Argentine writer Maria Gainza in her novel “Optic Nerve” offers a kind of art lesson and appreciation for the readers. The protagonist is an art connoisseur, critic and guide. She frequents the art galleries and shares her feelings from seeing the paintings and art works of Argentine, European, Japanese and American artists. She weaves narratives connecting the beauty of the art with its power over emotions.
Gainza has filled the novel with real life stories of many artists and their adventures and eccentricities. She narrates the story of Argentine artist Candido Lopez who paints bloody scenes of the Triple Alliance War (Brazil, Argentina and Uruguay against Paraguay in the 1860s resulting in the killing of two thirds of the Paraguayan males) after he loses his right hand while fighting in the war himself.
According to Gainza, “all of art rests in the gap between that which is aesthetically pleasing and that which truly captivates you”. Besides the artistic protagonist, Gainzo has created some fascinating characters who are colourful, funny and intriguing.
Gainza explores the impact of art on life through her own experience and the way it is felt by other characters in the novel. Here are a few examples of the emotions evoked by some paintings:
How does it feel seeing a painting of Courbet? One is being gripped by the urge to go running off down the streets, to incite the people, to have sex, or to eat an apple. The viewer is sent into a pictorial fever. Pictures which saturate the senses. When you stand before his painting “The Stormy Sea”, art disappears and something else rushes in: life, in all its tempestuousness.
Alfred Dreux’s works pulses with atavistic symbolism: the struggle between good and evil, light and dark.
The works of Hubert Robert are like a premonition: a painter seeing what’s on the horizon and transferring it to the canvas in loose, open-ended brushstrokes.
Rothko’s works give “a sense of work that seeps into you bodily, not so much through your eyes as like a fire at stomach level. At points it even seems to me that Rothko creates not so much works of art as smouldering, endless blocks of fire; akin to the burning bush from Exodus. Something inexhaustible”. Gainza goes on to say, “often the most powerful aspect of any work of art is its silence, and that – as they say – style is a medium in itself, its own means of emphasis. Perhaps there is something spiritual in the experience of looking at a Rothko, but it’s the kind of spiritual that resists description: like seeing a glacier, or crossing a desert. Rarely do the inadequacies of language become so patently obvious. you might reach for something meaningful to say, only to end up talking nonsense. Standing before a Rothko, All you really want to say is ‘fuck me’.
Forget about standing before The Dream, one of Rousseau’s great works in MoMA which is capable of making the earth move.
Piero della Francesca’s Madonna del Parto in Monterchi, Italy would apparently cause a German governess to emote.
El Greco creates a struggle with oneself. As teenagers, we fall for him. As we become more informed and cynical, El Greco's unwavering dogmatism and his sensuality exasperates us. We have difficulty accepting their coexistence in a single image; the mutual exclusivity of flesh and spirit has been drummed into us by now.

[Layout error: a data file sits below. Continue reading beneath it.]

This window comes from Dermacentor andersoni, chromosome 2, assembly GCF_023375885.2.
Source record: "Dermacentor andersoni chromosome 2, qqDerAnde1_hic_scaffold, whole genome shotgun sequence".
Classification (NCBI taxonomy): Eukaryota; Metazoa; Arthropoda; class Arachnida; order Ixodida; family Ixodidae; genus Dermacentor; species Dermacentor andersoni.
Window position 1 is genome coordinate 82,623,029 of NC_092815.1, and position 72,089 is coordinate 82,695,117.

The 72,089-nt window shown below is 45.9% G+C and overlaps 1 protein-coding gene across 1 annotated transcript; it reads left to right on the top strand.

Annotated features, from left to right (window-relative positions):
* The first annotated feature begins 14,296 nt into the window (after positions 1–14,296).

Gainza has enriched the novel with interesting quotes of a number of writers, poets and artists. She quotes T.S. Elliot, " The more perfect the artist, the more completely separate in him will be the man who suffers and the mind that creates"
It is interesting to know that the translation of this novel from Spanish to English (by Thomas Bunstead) has been done with the support of the Argentine Ministry of Foreign Affairs.
Gainza, like most Argentine novelists, goes deep in analysing the psychology of human beings intricately and intellectually. It is a typical characteristic of Argentine writers as well as the Argentine public in general. Every Argentine is a psychiatrist by nature and economist because of the periodic cycle of economic crisis. Argentines are the most well-read in Latin America. After reading, they sit in cafes for hours reflecting over what they have read and debating fiercely and loudly with others. Argentines have solutions to all the problems of the world, except to their own dear Argentina.
When the protagonist sees painting of a girl who looks like herself, she feels like throwing her arms around the picture. She then asks herself, " Isn't all artwork a mirror? Might a great painting not even reformulate the question 'what is it about to what I am about'? Isn't theory also in some sense always autobiography?
The heroine in the book goes to teach Spanish to a Japanese woman living in the twentieth floor of a building overlooking the Hippodrome (race course) in Avenida del Libertador in Palermo area of Buenos Aires city.. Hmm.. I stayed in the 40th floor of the same building for four years and watched races through the front windows and polo matches from the windows on the right side. The wandering of the protagonist in the elegant parks and avenues of the city and her frequenting of the famous bars, cafes and restaurants made me feel nostalgic for Buenos Aires, the best city in Latin America.
The author is an expert in Latin American affairs